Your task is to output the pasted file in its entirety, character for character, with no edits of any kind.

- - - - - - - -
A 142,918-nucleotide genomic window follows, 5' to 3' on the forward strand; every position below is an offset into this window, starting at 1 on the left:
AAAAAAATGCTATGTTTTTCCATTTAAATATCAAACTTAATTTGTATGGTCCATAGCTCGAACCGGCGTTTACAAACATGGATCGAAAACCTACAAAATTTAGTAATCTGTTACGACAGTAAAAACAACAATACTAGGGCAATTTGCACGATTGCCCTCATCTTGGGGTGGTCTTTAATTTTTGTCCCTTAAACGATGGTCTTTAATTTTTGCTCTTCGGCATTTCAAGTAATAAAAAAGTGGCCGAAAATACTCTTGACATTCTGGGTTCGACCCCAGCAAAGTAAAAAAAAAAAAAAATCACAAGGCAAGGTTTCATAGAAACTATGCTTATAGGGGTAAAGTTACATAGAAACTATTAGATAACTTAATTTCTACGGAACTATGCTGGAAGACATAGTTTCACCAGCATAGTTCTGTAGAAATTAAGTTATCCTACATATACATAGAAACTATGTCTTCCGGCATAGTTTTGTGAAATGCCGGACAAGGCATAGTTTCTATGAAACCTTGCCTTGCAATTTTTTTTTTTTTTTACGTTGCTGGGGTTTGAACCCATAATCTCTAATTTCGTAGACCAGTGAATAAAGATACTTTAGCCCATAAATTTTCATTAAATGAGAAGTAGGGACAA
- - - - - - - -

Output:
A 142,918-nucleotide genomic window follows, 5' to 3' on the forward strand; every position below is an offset into this window, starting at 1 on the left:
AAAAAAATGCTATGTTTTTCCATTTAAATATCAAACTTAATTTGTATGGTCCATAGCTCGAACCGGCGTTTACAAACATGGATCGAAAACCTACAAAATTTAGTAATCTGTTACGACAGTAAAAACAACAATACTAGGGCAATTTGCACGATTGCCCTCATCTTGGGGTGGTCTTTAATTTTTGTCCCTTAAACGATGGTCTTTAATTTTTGCTCTTCGGCATTTCAAGTAATAAAAAAGTGGCCGAAAATACTCTTGACATTCTGGGTTCGACCCCAGCAAAGTAAAAAAAAAAAAAAATCACAAGGCAAGGTTTCATAGAAACTATGCTTATAGGGGTAAAGTTACATAGAAACTATTAGATAACTTAATTTCTACGGAACTATGCTGGAAGACATAGTTTCACCAGCATAGTTCTGTAGAAATTAAGTTATCCTACATATACATAGAAACTATGTCTTCCGGCATAGTTTTGTGAAATGCCGGACAAGGCATAGTTTCTATGAAACCTTGCCTTGCAATTTTTTTTTTTTTTTACGTTGCTGGGGTTTGAACCCATAATCTCTAATTTCGTAGACCAGTGAATAAAGATACTTTAGCCCATAAATTTTCATTAAATGAGAAGTAGGGACAA